This is one of those very upsetting books. I found it very hard to read, not because of any fault of the author or the publisher, but because the content made me uncomfortable. I literally squirmed in my seat and would sigh so often that my wife would worriedly ask "What's wrong?"
What's wrong is that the web is a dangerous place.
Where and how that danger lurks is the subject of this book. Its subtitle is "A Guide to Securing Modern Web Applications" which certainly sounds hopeful:
"Yes, there are dangerous creatures in these woods, but we'll be walking with a crack team of highly trained and well armed guides, so we'll be fine".
However, we will not have ventured very far into the Internet forest before we realize that our "crack team" of web browsers is anything but. Most of them can't seem to tell a squirrel from a poisonous snake. When they do decide to point their weapons at something threatening, we had better duck ourselves, because their aim is atrociously bad. Suspicious looking miscreants appear at the edges of our trail and beckon us to follow them into the dark woods; our guides lay down their weapons and, with beaming grins, trot off never to be seen again!
That's what was making me squirm in my seat and annoy my wife with my long and plaintive sighs and soft moans.
At the same time, I was finding guilty pleasure. I love learning how things work. Even more interesting is how things break, how good intentions sometimes fall in a jumbled heap after the most gentle push. That's what this book is really about: breaking stuff.
Oh, sure, there are "Cheat Sheets" in every chapter that contain succinct advice on how you might avoid being p0wned by the various flaws being discussed, and those are a valuable part of the book. But they are not the fun part. As disquieting and upsetting as the security failures may be, they are also fun to read about. Mixing great fun and raw fear might not seem like a recipe for a good book, but it works here.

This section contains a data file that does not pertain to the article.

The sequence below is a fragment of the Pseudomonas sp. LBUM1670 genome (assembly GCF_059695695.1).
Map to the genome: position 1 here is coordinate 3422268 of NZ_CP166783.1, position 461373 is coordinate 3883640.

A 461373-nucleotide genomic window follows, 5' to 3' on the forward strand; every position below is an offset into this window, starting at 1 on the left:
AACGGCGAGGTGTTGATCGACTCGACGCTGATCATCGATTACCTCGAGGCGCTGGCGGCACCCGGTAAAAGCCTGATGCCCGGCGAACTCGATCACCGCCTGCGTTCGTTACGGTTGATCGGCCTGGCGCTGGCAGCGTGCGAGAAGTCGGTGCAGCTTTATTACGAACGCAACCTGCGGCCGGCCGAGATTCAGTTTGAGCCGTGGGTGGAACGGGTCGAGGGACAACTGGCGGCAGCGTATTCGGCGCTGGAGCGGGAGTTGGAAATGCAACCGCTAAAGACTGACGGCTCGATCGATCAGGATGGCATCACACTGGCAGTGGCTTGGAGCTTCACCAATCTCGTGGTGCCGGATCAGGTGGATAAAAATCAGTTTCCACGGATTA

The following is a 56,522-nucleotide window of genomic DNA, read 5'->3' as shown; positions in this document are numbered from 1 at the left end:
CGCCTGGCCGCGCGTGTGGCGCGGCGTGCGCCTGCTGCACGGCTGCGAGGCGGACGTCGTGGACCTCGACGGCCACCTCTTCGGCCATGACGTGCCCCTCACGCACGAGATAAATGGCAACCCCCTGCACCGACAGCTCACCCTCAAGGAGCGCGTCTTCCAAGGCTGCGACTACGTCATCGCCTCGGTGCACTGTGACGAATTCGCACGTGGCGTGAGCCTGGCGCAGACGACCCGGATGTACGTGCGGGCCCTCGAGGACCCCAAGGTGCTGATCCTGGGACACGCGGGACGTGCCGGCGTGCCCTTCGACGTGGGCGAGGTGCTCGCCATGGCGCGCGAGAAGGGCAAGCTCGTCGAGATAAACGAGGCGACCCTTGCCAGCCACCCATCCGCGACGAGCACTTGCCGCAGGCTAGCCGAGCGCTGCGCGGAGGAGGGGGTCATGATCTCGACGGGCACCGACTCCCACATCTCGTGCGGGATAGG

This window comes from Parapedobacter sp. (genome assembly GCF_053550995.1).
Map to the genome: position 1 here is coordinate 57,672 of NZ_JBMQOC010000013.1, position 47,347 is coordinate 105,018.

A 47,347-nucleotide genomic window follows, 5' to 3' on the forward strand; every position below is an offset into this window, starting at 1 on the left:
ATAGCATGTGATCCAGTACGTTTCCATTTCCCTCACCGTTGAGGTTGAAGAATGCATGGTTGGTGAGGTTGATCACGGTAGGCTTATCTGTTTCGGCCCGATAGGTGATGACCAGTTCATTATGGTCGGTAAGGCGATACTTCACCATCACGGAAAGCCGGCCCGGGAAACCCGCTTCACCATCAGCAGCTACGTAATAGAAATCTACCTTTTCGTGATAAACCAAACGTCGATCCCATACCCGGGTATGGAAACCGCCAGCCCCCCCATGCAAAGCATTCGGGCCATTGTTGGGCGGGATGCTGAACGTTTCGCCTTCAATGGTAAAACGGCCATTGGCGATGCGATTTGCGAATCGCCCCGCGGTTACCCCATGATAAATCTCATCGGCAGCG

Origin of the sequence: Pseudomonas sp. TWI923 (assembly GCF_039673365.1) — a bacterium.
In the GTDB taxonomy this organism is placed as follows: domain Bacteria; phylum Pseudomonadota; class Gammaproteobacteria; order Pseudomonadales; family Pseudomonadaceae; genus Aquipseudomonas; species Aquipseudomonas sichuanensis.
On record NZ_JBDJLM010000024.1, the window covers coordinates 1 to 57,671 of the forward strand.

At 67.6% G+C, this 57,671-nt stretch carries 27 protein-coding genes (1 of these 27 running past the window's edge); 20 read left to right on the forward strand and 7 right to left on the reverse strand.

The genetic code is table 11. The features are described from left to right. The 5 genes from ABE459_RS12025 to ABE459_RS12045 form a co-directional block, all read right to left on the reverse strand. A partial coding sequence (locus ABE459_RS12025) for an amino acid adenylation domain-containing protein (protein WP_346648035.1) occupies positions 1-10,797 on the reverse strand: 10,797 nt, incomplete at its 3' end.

You won't have to read far before Richard Stallman's comment about web browsing starts to seem more sensible than paranoid:
I generally do not look at web sites from my own machine, aside from a few sites operated for or by the GNU Project, FSF or me. I fetch web pages from other sites by sending mail to a program that fetches them, much like wget, and then mails them back to me.
Michal Zalewski, by the way, is also the author of another of my very favorite security books: Silence on the Wire. If you haven't read that yet, you are denying yourself a real treat.
What Michal does in both books is dive deep. He shows you the history, where it broke, how it broke, why it broke. He tears apart browsers and lays the parts out for close examination. You can find a sample chapter at the book's website, but honestly, if this review has intrigued you that much, you are going to want to read the whole thing, so you might as well just go to Amazon and place your order now.
Fun to read, educational and (if you are actually creating websites) very useful. Even if you are only a consumer of web content, this might help you understand why people like Stallman are so obsessive about security.
By the way: If you will be reading this in the company of someone else, you might warn them in advance about all the sighing and groaning you might be doing. I'm sure they will appreciate that.
The Tangled Web: A Guide to Securing Modern Web Applications